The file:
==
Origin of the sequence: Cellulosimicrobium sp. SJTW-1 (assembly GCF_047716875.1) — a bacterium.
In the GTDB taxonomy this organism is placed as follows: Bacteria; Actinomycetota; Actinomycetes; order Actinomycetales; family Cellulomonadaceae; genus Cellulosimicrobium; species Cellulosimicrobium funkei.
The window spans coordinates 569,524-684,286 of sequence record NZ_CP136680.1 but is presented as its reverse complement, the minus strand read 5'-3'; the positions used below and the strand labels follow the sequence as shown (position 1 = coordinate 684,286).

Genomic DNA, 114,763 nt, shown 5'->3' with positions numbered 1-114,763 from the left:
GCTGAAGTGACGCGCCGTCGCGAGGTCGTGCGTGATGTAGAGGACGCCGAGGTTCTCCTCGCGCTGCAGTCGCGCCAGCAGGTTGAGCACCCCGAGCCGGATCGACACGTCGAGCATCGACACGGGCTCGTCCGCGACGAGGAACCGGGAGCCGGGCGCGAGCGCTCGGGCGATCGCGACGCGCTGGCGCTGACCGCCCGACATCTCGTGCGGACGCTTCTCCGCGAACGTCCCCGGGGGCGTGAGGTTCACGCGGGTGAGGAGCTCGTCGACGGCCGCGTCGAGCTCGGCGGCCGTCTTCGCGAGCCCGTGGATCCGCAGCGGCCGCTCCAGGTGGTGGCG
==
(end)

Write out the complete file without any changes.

Origin of the sequence: Cellulosimicrobium sp. SJTW-1 (assembly GCF_047716875.1) — a bacterium.
In the GTDB taxonomy this organism is placed as follows: Bacteria; Actinomycetota; Actinomycetes; order Actinomycetales; family Cellulomonadaceae; genus Cellulosimicrobium; species Cellulosimicrobium funkei.
The window spans coordinates 569,524-684,286 of sequence record NZ_CP136680.1 but is presented as its reverse complement, the minus strand read 5'-3'; the positions used below and the strand labels follow the sequence as shown (position 1 = coordinate 684,286).

Genomic DNA, 114,763 nt, shown 5'->3' with positions numbered 1-114,763 from the left:
GCTGAAGTGACGCGCCGTCGCGAGGTCGTGCGTGATGTAGAGGACGCCGAGGTTCTCCTCGCGCTGCAGTCGCGCCAGCAGGTTGAGCACCCCGAGCCGGATCGACACGTCGAGCATCGACACGGGCTCGTCCGCGACGAGGAACCGGGAGCCGGGCGCGAGCGCTCGGGCGATCGCGACGCGCTGGCGCTGACCGCCCGACATCTCGTGCGGACGCTTCTCCGCGAACGTCCCCGGGGGCGTGAGGTTCACGCGGGTGAGGAGCTCGTCGACGGCCGCGTCGAGCTCGGCGGCCGTCTTCGCGAGCCCGTGGATCCGCAGCGGCCGCTCCAGGTGGTGGCG